The “Barbie” movie might blur a map of Chinese maritime claims and can be shown, the Philippine Movie and Television Review and Classification Board announced Wednesday.
Vietnam has already banned the film over a scene showing a map of the South China Sea with dash lines on the ocean. Vietnam claimed the map showed the nine-dash line, Chinese claims on the shoals, islands and lines of maritime control in what Vietnam calls the East Sea.
The nine-dash line cleaves close to the coasts of Vietnam, the Philippine islands of Luzon and Palawan, and the northeastern coast of the island of Borneo shared by Malaysia and Brunei.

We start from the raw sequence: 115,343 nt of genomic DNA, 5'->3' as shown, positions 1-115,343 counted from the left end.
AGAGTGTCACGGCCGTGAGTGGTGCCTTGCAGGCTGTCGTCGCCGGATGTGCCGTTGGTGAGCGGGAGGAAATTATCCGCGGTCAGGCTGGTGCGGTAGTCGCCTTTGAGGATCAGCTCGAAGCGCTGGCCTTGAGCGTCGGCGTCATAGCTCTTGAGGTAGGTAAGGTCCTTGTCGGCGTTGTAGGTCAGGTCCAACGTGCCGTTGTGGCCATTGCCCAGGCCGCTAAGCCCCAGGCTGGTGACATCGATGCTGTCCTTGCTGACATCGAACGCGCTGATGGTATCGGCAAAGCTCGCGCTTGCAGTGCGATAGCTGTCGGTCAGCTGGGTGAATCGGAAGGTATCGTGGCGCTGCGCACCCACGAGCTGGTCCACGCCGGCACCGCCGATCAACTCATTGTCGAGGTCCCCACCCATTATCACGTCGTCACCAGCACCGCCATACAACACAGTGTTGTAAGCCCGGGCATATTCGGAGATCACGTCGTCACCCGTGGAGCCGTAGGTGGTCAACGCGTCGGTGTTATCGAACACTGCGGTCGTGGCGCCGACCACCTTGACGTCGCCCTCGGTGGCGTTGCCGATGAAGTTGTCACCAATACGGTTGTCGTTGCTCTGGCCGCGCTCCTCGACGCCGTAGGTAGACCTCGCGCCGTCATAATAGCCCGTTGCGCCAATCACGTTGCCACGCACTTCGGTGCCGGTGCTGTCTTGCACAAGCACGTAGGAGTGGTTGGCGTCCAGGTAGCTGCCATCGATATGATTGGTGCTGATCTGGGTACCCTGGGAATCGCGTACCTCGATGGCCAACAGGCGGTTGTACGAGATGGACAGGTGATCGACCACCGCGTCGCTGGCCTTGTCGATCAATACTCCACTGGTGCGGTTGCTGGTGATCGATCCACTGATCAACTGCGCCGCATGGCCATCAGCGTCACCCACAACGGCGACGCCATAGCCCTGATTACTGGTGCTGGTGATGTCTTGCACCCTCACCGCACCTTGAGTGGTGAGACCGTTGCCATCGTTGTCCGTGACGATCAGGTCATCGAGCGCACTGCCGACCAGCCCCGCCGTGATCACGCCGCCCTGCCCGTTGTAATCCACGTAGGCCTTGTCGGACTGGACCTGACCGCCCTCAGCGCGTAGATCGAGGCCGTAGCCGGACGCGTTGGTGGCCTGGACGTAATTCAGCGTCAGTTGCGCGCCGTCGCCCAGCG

The Chinese sea claims are as much an issue with the Philippines as with Vietnam. Since 2011, government agencies, including the MTRCB, have called the portion of the sea in the Philippines’ economic zone the West Philippine Sea.
As opposed to the Vietnamese authorities, the Philippines MTRCB determined that the map was cartoonish in nature.
“The review committee is convinced that the contentious scene does not depict the ‘nine-dash line.’ Instead, the map portrayed the route of the make-believe journey of Barbie from Barbie Land to the ‘real world,’ as an integral part of the story,” the MTRCB explained in a statement.
The MTRCB reiterated that it would not hesitate to ban films, such as 2022’s “Uncharted,” determined to show the Chinese sea claims.
While a 2016 U.N. Convention on the Law of the Sea tribunal ruled against the Chinese claim lines, the organization has no enforcement mechanism. The Chinese government doesn’t recognize its verdict as valid.
“Barbie,” starring Margot Robbie and Ryan Gosling as Barbie and Ken, arrives in theaters in the Philippines on July 19.